But you will have to agree that at some point, with the massive growth in numbers in our parks, we are going to have to consider having some kinds of limits at certain times. Surely you have avoided the river during holiday weekends because of the standing room only around Rio Vista and other parks. This is not safe or healthy for anyone. It may not be time yet, but that time is coming and people need to discuss what is the breaking point for them personally. We reached it long ago for me personally, but I gather that some of you are still okay with what is going on down at Rio Vista. Go visit it on Memorial Day weekend in the afternoons and then try to think about how you would deal with that, when it starts happening every weekend, or every day during the summer. Those are the kinds of suggestions and the kind of work we need for every San Marcan to contribute to the discussion.

  10. The City made the decision to rebuild the Rio Vista dam into a water park. Did they not think that people were actually going to want to use it? No, let’s just look at it and make it a City landmark and rope it all off. We’ll have our own water park musuem that costs $5 to look at, but don’t think that you can get in the water. Remember folks, the San Marcos River is a navigable river that is state water. We have the right to be in the water. Yes, we need to protect the endangered species. Let’s educate people first before we make rash decisions that could forever change the recreational tourism for our city. Personally, I still live in San Marcos because of the river.

  11. Dianne Wassenich said “but I gather that some of you are still okay with what is going on down at Rio Vista. Go visit it on Memorial Day weekend in the afternoons and then try to think about how you would deal with that, when it starts happening every weekend, or every day during the summer.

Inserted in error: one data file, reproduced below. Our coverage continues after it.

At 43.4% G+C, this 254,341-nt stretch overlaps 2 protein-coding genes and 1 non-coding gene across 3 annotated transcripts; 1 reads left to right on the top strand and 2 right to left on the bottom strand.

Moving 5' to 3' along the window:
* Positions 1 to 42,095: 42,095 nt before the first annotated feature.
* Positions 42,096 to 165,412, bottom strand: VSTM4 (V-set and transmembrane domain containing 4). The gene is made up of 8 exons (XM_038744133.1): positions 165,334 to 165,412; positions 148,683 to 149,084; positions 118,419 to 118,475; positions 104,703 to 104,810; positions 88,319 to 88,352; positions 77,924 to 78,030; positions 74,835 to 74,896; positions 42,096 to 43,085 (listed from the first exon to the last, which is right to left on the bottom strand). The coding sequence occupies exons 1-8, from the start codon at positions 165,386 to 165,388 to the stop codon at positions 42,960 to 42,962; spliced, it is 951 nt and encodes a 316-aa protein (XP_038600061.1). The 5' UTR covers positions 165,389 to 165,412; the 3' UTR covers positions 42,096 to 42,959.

Why then did the city spend $6.2Millon on the dam.? This was 3 times over budget! Heck they could have spent far less and repaired what was needed. No it was done to attract visitors and to have pride. The all too much failure of mankind…Pride. Maybe you don’t enjoy the river like some of us Ms. Wassenich, so how dare you want to limit the visitors to the river. I do agree that people can be pigs and need to leash their pets, but that just means that more Rangers will be needed. And maybe bigger trash cans. I read that TXST is on the board. But I still don’t see how much water is comsumed by TXST? TXST is still consuming during drought times too.! I think if you limit citizens TXST should be limited also.

  12. Let’s remember that it is because of the fine work Dianne Wassenich does (along with the many members and friends of the San Marcos River Foundation, and others) that we are able to still have a flowing San Marcos River in the first place.

    It’s a fact (reality) that only so many people can physically be in the river at one time in order to protect the wild rice. It’s the endangered species (especially the wild rice) that keeps some semblance of sanity on others draining the aquifer.

    Hopefully, with some creative new solutions, we’ll continue to be able to enjoy getting in the river on a regular basis. It could be a simple combination of things like hardening appropriate entry points, cordoning the wild rice areas when necessary, further enact and enforce additional litter regulations, and step up the park ranger presence.

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  14. The cynical part of me has always thought that the real reason for protecting the flora and fauna of the river was simply to ensure that it would never be pumped dry or access to its banks blocked by private development, for the benefit of those who enjoy recreating on it, and that over time this legal/political solution would come to bite its beneficiaries. After all there are many fragile ecosystems and threatened environments but its the ones that are picturesque and have recreational opportunities which generate impassioned conservation movements to save them.

  15. ….

    Of course if the ideas like booms around the shallows to direct swimmers towards deeper water and simply blocking the little paths that go into the weeds are what is planned, than that is a wise plan.